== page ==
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Scenes from a Marriage 

Scener ur ett äktenskap (original title)
TV-PG | | Drama | TV Mini-Series (1973)
Ten years of Marianne and Johan's relationship are presented. We first meet them ten years into their marriage. He is a college professor, she a divorce lawyer. They say that they are ... See full summary »
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Episodes

Seasons


Years



1  
1973  
Top Rated TV #196 | Won 1 Golden Globe. Another 10 wins & 5 nominations. See more awards »
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Scenes from a Marriage chronicles the many years of love and turmoil that bind Marianne (Liv Ullmann) and Johan (Erland Josephson) through matrimony, infidelity, divorce, and subsequent partners.

Director: Ingmar Bergman
Stars: Liv Ullmann, Erland Josephson, Bibi Andersson
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Cast

Series cast summary:
...
 Marianne (6 episodes, 1973)
...
 Johan (6 episodes, 1973)
...
 Eva (2 episodes, 1973)
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Storyline

Ten years of Marianne and Johan's relationship are presented. We first meet them ten years into their marriage. He is a college professor, she a divorce lawyer. They say that they are happily married - unlike their friends Katarina and Peter who openly fight, especially when under the influence of alcohol - but there is a certain detached aloofness in the way they treat each other. In the next ten years, as they contemplate or embark upon divorce and/or known extramarital affairs, they come to differing understandings at each phase of their relationship of what they truly mean to each other. Regardless of if it's love or hate - between which there is a fine line - they also come to certain understandings of how they can best relate to each other, whether that be as husband and wife, friends, lovers or none of the above. Written by Huggo

Plot Summary | Add Synopsis

Genres:

Drama

Certificate:

TV-PG | See all certifications »

Parents Guide:

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Details

Country:

Language:

Release Date:

15 September 1974 (USA)  »

Also Known As:

Scenes from a Marriage  »

Filming Locations:

 »

Box Office

Budget:

$150,000 (estimated)
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Company Credits

Production Co:

 »
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Technical Specs

Runtime:

| (theatrical)

Sound Mix:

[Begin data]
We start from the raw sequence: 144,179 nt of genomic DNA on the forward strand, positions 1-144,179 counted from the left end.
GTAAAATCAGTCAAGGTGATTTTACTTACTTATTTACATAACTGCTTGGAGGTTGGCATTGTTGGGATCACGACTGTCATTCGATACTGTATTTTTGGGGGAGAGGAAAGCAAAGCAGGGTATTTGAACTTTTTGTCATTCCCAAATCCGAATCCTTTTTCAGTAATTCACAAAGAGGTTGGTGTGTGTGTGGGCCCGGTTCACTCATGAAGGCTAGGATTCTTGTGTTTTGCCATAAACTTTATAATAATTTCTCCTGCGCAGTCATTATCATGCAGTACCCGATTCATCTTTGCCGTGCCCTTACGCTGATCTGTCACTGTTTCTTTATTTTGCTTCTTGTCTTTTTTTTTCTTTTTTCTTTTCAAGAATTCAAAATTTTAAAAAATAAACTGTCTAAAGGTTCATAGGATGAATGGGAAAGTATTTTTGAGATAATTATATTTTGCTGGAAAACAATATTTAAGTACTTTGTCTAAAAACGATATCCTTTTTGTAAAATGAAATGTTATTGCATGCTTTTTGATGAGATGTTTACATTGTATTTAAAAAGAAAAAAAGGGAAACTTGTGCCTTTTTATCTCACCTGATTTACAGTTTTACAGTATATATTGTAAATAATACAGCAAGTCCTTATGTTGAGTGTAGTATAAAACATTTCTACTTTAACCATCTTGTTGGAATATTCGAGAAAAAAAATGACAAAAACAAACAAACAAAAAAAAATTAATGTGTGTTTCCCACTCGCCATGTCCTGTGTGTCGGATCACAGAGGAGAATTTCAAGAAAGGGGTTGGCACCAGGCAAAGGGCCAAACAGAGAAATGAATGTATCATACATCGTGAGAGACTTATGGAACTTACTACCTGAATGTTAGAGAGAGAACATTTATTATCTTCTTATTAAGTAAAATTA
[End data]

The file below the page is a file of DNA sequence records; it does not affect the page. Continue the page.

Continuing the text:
Color:

(Eastmancolor)

Aspect Ratio:

4:3
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Did You Know?

Trivia

Originally a six-episode TV series: 1. Innocence and Panic; 2. The Art of Sweeping Things Under The Rug; 3. Paula; 4. The Vale of Tears; 5. The Illiterates; 6. In the Middle of the Night in a Dark House Somewhere in the World. A total of 295 minutes were then cut down to 155 minutes. See more »

Quotes

Marianne: Sometimes you ask such goddamn silly questions.
Johan: Sorry. Are you angry with me?
Marianne: I'm not angry, but I'm on the verge of tears. The trouble with me is that I can't get angry. I wish that for once in my life I could really lose my temper, as I sometimes feel I have every right to. I think it would change my life. But that's not the point. You spoke earlier about loneliness. That bit about being strong on your own. I don't believe in your gospel of isolation.I think it's a sign of weakness.
Johan: What's ...
[...]
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Crazy Credits

The end credits aren't shown on-screen but read by director and writer Ingmar Bergman, while "a beautiful picture of Fårö" is shown (different for each episode). Ingmar Bergman himself is in fact not credited at all. For the theatrical version, traditional on-screen credits were used, starting with "A film by Ingmar Bergman". See more »

Connections

Featured in Liv & Ingmar (2012) See more »

Soundtracks

Concerto for violin, strings & continuo in B flat major, Op. 10, No. 1
(uncredited)
Written by Tomaso Albinoni
A short extract is played during the very beginning and end of each episode (it's not featured in the theatrical version)
See more »

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User Reviews

 
Stunningly authentic
12 September 2006 | by (United States) – See all my reviews

There are few other films that have the direct authenticity of this one. It is very frank, honest, tender, and heartbreaking. The performances of the two primary actors are amazing. Never once did I doubt their sincerity. In every single scene they overwhelmingly conveyed the intense and nuanced emotions of the couple. I use the word "overwhelmingly" because that is exactly what it is. At times it is hard to watch. Especially the scene in which Johan admits his infidelity. I could feel Marainne's hurt/anger/confusion. There are moments of intense tenderness, as in the last scene where Johan comforts Marianne after her nightmare. To be sure, the actors had some incredible material with which to work. Bergman knows human nature as much as any of modern writer. His dialog is poetic at times, and achingly authentic at others. They way the couple eviscerates and dissects each other is alarmingly, yet honest. Rarely is a character saying what they actually feel. Rarely do the characters know what they feel. They, like many people, really are "emotional illiterates." Bergman's direction is minimal, and that is what makes it so effective. The emphasis is completely on the characters and their existences. This is a powerful, evocative film. And I have seen only the theatrical version. I can imagine the full TV version is even more detailed.


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